Voyage Journal 7017 Day 14

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Day 14 - September 4, 2010 - Husavik, Iceland

By Robin Aiello, Marine Biologist

 

Co-ordinates: 66º02’52”N, 017º20’39”W
Weather: sunny with scattered clouds
Air Temperature: 20ºC


I can’t tell you how beautiful it was to wake up to sunny skies and the scenic backdrop of the colourful houses of the small village of Husavik. The Captain moored the ship alongside a small jetty right nearby to the centre of town.

By 0800am the guests and staff who were heading off on the day-long Diamond Circle bus tour were already onboard the local buses and heading off for the day. I was not on that tour, so I stood at the gangway waving goodbye – I was heading off an hour later with a smaller group of our guests to go whale watching…but more about that later…

The Diamond Tour itinerary sounded wonderful! Their first stop was at Ásbyrgi - a lush horseshoe-shaped canyon. Local lore claims that an airborne horse, Sleipnir, belonging to the Norse god, Odinn, shaped the canyon when it accidentally touched the ground. Their second stop was in Hjodaklettar, or the “Echo Rocks” where they were going to walk up to the cliffs to take in the scenic views. After lunch, the tour continued on to the magnificent Dettifoss waterfall. These falls’ claim to fame is that they have the greatest volume of any waterfall in Europe. It was here that I later found out that they experienced a very unique thing – a strong sand storm that left everybody covered in grit!! The final stop was at the seething sulfur pits and boiling mud pools near Námaskard. Everyone came back very happy and full of beautiful descriptions of the places they had been.

Meanwhile, while they were off on that tour, about 20 of us were met by a local guide and walked the 800m from the ship to the centre of town to board a local fishing boat for a whale watching tour. I had to have a little giggle when our guide introduced herself – her name was ‘Jona’, and she was guiding us on a whale watching tour – pretty ironic!!!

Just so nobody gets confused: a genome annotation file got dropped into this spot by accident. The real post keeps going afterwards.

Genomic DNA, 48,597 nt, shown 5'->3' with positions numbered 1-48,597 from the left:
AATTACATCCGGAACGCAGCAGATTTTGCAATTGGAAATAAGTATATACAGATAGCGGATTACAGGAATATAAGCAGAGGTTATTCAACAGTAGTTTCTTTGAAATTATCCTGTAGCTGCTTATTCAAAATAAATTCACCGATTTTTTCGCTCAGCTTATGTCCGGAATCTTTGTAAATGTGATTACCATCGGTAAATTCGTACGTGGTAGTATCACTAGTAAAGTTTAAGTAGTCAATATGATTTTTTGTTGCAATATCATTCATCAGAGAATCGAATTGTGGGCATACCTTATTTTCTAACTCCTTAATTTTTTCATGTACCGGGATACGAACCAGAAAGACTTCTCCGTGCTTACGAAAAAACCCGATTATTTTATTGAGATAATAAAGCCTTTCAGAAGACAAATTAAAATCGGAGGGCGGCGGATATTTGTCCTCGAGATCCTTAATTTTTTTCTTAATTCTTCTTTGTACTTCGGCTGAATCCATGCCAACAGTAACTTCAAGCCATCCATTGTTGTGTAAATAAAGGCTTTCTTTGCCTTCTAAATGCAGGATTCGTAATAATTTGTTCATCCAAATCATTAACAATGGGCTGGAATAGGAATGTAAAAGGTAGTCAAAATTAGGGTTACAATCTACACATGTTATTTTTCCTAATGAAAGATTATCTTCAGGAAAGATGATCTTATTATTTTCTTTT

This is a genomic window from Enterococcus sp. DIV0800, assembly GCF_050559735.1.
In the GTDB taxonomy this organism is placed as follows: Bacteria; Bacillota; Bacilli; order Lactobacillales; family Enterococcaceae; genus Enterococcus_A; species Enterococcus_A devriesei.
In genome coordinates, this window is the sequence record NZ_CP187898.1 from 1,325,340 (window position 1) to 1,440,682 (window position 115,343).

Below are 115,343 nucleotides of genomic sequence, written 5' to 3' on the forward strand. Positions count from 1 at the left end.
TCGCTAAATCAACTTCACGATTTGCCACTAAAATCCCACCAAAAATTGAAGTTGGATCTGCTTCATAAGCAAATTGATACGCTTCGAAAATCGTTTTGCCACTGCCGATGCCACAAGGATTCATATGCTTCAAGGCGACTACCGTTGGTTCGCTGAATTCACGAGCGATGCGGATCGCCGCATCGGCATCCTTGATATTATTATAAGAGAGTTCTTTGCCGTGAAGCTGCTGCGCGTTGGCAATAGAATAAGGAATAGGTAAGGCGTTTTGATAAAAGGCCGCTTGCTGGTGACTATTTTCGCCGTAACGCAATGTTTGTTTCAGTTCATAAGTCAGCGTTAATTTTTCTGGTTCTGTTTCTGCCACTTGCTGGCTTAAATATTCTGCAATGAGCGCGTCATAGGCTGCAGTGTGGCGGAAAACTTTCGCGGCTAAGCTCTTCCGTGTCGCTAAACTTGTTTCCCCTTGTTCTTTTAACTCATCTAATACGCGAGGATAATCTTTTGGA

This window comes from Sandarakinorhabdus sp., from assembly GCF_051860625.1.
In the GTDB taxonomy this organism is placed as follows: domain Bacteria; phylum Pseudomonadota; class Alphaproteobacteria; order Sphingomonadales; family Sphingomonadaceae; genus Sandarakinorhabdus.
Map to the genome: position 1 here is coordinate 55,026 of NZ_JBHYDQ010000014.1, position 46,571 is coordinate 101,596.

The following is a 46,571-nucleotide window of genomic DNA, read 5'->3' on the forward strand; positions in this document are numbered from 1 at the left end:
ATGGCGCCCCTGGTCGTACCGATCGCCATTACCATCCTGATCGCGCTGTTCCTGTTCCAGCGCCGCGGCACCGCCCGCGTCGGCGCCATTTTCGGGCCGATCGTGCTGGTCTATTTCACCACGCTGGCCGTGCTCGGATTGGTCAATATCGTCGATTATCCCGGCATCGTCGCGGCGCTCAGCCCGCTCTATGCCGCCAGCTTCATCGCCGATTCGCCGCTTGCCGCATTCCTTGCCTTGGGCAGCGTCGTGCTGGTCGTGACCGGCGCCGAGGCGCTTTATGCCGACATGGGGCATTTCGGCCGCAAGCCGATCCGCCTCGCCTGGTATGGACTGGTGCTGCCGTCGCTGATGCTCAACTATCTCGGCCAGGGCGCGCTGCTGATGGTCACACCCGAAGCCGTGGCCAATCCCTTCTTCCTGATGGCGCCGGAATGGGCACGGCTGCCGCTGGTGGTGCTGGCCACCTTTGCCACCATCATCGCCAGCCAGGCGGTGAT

The all-timber boat that we were going out on was beautiful and was run by a grandfather and granddaughter team. At first, the wind was cold and the skies were cloudy, but not long into the tour the clouds dispersed and the wind turned warm and it was absolutely beautiful. We headed out into the Skjálfandi bay in search of any whales that we might find – but according to our guide the most likely ones we were to see would be Minkes. And sure enough, as we were approaching the rolling green slopes across the bay, we spotted the first of the whales for the day – a relatively small Minke whale. It seemed to be feeding and was not disturbed by our proximity. It continued to come to the surface for a few breaths, then head back underwater for about 5 minutes before resurfacing again. We stayed with this whale for about 20 minutes, then headed off to a spot where the guide had seen quite a bit of seabird activity – which in many cases can mean that there is a whale feeding nearby (the seabirds are attracted to the small fish and plankton that the whales stir up while feeding).

And, yes, there was a large Minke whale feeding! We got some fantastic sightings of this whale as it surfaced very close to the boat. Minke whales are the second smallest whale, reaching lengths of about 9m and weighing about 7 tons!!! They are very sleek whales with gorgeous white marking on their sides.

Once we were back on shore, our local guide walked with us to the Whale Museum, which had an excellent display of many of the skeletons of the most common whales in the area. Afterwards, most of the group dispersed for the afternoon – either doing a little souvenir shopping or just enjoying the warm sunshine while grabbing a bite to eat at the local café.

It was a great day and a wonderful introduction to Iceland for those of the guests who had never been here before!

 

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